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A proposed new standard for high voltage measurements

Citation

Ramo, Simon (1936) A proposed new standard for high voltage measurements. Dissertation (Ph.D.), California Institute of Technology. http://resolver.caltech.edu/CaltechTHESIS:03232012-125331634

Abstract

It is suggested that the electrostatic force of attraction between spheres, rather than the sparking voltage, be adopted as the standard method of measuring high voltage. This proposal is based on the following investigations and results:

1. The sparking voltage of 50 centimeter standard testing spheres varies considerably even when corrections are made for changing air density. At larger spacings, the gap is influenced by the unavoidable presence of ground planes.

2. Accurate force measurements made over a period of several months gave a mean sparking voltage curve which differs by a few per cent from a newly recommended A.I.E.E. standard curve.

3. Only one correction factor, to account for the presence of extraneous bodies in the laboratory, need be applied to voltage computed from measured forces. It is shown that this factor is small and a technique is described for its precise computation.

4. Computations have been made for the effect of the spheres' shanks and the laboratory floor and walls on the attractive force between spheres.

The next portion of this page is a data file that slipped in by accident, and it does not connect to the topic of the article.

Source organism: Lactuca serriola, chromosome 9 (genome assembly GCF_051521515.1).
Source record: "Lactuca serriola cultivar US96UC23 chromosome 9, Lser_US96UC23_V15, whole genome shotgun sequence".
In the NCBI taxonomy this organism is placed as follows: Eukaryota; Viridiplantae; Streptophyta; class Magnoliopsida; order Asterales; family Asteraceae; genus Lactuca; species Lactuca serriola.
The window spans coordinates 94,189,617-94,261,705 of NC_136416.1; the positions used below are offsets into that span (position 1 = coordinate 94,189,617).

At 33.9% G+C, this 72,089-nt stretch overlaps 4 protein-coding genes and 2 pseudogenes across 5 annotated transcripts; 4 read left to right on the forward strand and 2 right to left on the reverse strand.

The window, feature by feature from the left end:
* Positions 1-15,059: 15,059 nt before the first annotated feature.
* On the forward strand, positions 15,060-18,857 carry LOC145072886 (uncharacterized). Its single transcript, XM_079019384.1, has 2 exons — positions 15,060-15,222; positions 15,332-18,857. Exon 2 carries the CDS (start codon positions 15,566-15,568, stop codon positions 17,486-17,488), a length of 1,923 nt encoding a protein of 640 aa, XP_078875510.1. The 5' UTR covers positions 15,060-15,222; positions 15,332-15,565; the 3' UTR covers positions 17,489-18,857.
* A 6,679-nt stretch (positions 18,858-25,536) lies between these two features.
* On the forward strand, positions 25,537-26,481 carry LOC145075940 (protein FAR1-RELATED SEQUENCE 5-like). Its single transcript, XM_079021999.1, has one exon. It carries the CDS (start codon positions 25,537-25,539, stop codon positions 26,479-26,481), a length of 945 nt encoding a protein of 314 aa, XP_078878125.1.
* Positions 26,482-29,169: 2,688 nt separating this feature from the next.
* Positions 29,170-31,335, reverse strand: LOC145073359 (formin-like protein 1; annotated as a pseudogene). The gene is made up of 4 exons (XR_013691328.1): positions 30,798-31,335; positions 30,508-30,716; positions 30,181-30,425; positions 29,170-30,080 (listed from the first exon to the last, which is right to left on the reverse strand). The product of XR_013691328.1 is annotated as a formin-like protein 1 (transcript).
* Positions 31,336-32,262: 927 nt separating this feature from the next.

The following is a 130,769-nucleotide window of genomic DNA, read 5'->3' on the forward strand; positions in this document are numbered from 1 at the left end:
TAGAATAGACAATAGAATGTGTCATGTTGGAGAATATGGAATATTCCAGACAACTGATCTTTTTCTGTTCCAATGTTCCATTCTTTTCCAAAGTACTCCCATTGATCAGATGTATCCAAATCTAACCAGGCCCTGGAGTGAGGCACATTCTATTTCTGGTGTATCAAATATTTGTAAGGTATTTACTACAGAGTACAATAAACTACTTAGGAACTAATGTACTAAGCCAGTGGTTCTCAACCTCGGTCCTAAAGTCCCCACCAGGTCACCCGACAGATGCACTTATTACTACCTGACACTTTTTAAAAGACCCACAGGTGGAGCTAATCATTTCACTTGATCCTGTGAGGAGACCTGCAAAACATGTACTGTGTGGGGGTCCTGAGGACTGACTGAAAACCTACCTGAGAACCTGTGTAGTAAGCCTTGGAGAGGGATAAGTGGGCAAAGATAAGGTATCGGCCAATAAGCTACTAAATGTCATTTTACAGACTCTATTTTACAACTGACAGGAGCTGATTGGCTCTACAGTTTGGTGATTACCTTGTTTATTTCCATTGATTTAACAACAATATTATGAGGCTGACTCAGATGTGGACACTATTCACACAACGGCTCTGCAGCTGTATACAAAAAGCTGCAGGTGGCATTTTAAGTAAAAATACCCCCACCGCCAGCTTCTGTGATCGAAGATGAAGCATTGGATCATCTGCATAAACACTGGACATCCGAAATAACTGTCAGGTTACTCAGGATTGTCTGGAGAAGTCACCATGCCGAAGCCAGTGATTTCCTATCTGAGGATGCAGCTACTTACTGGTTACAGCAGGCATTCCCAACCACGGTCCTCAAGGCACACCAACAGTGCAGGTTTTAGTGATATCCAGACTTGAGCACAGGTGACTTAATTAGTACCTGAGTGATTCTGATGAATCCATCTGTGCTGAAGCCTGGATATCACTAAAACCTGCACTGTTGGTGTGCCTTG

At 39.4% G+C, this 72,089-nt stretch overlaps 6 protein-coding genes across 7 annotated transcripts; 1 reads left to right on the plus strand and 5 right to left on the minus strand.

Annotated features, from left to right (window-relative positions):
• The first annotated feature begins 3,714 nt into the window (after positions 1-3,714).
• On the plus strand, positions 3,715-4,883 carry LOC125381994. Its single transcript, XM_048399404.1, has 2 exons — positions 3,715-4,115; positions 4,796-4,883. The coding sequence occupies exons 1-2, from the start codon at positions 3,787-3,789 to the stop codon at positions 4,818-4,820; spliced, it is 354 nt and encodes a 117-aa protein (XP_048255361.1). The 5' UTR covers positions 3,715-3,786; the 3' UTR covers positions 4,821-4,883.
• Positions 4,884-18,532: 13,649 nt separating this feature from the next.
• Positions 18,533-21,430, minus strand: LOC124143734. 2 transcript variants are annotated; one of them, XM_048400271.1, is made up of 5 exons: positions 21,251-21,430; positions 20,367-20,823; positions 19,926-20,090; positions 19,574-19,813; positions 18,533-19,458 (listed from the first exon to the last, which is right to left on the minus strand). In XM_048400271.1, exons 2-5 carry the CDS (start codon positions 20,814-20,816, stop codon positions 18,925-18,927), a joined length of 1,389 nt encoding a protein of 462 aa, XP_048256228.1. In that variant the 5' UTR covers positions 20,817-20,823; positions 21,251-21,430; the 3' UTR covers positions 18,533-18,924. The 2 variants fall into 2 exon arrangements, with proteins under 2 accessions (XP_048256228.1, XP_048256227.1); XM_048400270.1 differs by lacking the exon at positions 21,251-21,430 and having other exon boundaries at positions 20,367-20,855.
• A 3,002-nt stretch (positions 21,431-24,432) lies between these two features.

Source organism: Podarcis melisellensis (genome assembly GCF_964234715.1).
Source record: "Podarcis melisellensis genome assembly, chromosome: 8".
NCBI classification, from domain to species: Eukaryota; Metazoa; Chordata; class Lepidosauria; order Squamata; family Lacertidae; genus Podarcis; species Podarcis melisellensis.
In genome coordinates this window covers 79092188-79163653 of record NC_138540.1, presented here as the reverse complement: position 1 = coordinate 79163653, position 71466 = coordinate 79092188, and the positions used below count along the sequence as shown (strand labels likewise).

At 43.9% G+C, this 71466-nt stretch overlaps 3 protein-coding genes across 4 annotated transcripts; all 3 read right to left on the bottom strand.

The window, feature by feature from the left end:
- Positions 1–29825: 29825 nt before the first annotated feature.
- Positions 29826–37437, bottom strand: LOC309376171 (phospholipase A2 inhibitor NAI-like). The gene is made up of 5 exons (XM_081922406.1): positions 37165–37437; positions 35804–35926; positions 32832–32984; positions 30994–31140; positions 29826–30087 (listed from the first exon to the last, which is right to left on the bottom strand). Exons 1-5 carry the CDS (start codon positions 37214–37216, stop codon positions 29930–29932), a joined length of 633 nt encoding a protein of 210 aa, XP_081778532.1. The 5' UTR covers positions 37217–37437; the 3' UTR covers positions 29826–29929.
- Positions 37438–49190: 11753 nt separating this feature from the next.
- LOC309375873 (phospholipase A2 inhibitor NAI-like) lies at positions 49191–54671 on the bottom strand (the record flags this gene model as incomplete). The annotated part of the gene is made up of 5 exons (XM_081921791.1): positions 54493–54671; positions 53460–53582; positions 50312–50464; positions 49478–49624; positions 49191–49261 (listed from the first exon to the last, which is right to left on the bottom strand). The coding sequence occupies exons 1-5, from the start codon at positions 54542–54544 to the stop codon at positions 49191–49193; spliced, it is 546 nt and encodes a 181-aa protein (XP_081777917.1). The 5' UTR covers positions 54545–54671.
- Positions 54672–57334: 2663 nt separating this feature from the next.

The main results of this research have been published in a paper, "The Sparkless Sphere Gap Voltmeter II", Electrical Engineering, Vol. 55, No. 5, by R.W. Sorensen and the author. This paper has been scheduled for a discussion at the A.I.E.E. 1936 summer convention.

Item Type:Thesis (Dissertation (Ph.D.))
Subject Keywords:Electrical Engineering
Degree Grantor:California Institute of Technology
Division:Engineering and Applied Science
Major Option:Electrical Engineering
Thesis Availability:Public (worldwide access)
Research Advisor(s):
  • Sorensen, Royal Wasson
Thesis Committee:
  • Unknown, Unknown
Defense Date:1 January 1936
Record Number:CaltechTHESIS:03232012-125331634
Persistent URL:http://resolver.caltech.edu/CaltechTHESIS:03232012-125331634
Default Usage Policy:No commercial reproduction, distribution, display or performance rights in this work are provided.
ID Code:6864
Collection:CaltechTHESIS
Deposited By: Benjamin Perez
Deposited On:23 Mar 2012 23:38
Last Modified:26 Dec 2012 04:41

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